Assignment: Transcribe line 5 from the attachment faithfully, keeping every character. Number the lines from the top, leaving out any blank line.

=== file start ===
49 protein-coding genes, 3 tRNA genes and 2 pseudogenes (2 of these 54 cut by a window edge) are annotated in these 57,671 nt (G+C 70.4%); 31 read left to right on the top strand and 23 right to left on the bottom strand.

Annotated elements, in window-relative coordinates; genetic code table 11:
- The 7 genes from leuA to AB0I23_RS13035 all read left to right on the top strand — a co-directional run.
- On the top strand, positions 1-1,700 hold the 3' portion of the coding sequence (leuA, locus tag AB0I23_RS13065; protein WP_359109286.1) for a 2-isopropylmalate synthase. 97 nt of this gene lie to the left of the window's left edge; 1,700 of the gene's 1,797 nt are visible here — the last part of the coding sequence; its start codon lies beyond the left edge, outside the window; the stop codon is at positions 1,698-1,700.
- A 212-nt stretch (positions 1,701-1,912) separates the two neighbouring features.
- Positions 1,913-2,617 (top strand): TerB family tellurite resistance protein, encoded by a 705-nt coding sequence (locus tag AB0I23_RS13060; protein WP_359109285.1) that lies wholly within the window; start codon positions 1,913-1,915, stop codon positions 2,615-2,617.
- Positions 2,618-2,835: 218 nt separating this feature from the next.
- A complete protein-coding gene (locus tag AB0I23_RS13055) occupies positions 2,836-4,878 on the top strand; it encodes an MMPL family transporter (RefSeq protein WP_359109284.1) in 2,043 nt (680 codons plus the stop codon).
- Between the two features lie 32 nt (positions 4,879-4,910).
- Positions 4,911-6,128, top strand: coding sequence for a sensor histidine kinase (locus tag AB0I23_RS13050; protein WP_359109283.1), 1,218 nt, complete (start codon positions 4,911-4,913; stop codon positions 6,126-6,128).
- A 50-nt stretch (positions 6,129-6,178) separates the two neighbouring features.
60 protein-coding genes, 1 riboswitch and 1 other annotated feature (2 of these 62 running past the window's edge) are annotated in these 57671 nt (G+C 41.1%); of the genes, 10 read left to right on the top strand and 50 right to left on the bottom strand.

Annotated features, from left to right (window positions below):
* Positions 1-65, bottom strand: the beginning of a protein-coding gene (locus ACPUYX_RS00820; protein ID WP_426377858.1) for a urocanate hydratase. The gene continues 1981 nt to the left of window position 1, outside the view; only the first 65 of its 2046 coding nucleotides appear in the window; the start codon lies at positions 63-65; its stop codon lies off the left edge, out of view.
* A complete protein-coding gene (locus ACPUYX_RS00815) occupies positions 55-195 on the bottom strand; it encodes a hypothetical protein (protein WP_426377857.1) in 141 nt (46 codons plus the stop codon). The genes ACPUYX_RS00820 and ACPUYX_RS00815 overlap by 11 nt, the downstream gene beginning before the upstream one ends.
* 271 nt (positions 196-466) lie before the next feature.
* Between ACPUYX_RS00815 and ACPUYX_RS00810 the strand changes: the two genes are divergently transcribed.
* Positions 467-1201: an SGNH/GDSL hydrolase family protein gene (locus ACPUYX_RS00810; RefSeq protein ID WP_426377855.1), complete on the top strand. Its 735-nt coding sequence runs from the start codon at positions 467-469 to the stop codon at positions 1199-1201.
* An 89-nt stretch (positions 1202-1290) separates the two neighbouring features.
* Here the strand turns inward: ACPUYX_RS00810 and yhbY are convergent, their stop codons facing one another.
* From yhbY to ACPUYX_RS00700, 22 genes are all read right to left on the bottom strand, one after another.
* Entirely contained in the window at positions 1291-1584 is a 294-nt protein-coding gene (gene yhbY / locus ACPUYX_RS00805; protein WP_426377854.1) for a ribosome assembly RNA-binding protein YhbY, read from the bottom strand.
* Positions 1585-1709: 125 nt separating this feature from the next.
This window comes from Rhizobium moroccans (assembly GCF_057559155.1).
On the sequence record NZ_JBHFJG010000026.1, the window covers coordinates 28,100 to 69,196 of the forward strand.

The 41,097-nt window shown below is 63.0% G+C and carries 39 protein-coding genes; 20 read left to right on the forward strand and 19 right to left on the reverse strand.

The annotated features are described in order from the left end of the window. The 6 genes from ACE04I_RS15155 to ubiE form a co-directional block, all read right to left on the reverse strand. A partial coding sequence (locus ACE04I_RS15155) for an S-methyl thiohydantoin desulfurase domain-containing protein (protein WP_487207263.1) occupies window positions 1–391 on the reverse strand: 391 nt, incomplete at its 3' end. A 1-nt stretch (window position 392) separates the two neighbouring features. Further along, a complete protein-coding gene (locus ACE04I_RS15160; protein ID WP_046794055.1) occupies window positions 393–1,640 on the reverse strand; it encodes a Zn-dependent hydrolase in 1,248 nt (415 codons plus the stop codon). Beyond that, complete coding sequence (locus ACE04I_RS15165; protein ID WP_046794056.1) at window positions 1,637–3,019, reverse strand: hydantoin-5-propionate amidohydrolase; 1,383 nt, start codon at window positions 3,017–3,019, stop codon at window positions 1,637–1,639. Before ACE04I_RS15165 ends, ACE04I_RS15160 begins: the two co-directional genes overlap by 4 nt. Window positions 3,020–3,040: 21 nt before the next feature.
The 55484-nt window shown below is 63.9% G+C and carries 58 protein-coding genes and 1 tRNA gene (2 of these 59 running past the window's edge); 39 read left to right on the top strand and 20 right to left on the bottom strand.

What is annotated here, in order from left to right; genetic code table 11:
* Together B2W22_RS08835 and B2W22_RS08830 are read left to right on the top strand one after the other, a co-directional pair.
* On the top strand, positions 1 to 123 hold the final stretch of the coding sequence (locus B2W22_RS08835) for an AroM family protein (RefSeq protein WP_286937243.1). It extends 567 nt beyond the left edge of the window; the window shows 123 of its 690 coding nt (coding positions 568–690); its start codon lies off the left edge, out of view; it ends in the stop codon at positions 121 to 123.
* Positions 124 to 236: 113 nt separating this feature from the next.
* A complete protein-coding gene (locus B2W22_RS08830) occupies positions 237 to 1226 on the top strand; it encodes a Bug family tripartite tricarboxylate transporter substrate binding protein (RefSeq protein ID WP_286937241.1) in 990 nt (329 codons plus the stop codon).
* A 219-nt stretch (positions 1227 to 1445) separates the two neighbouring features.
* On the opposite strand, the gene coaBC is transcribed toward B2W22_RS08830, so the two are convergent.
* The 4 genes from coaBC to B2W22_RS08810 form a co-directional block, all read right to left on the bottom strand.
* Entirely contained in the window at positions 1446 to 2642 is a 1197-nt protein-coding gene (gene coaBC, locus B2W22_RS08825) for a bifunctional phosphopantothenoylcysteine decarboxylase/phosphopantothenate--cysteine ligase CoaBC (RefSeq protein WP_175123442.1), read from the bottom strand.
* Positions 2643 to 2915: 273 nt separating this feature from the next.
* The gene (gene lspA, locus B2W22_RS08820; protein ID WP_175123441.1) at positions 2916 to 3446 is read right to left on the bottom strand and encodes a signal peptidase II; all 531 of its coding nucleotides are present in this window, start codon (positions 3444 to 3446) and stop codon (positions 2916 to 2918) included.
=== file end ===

- A 212-nt stretch (positions 1,701-1,912) separates the two neighbouring features.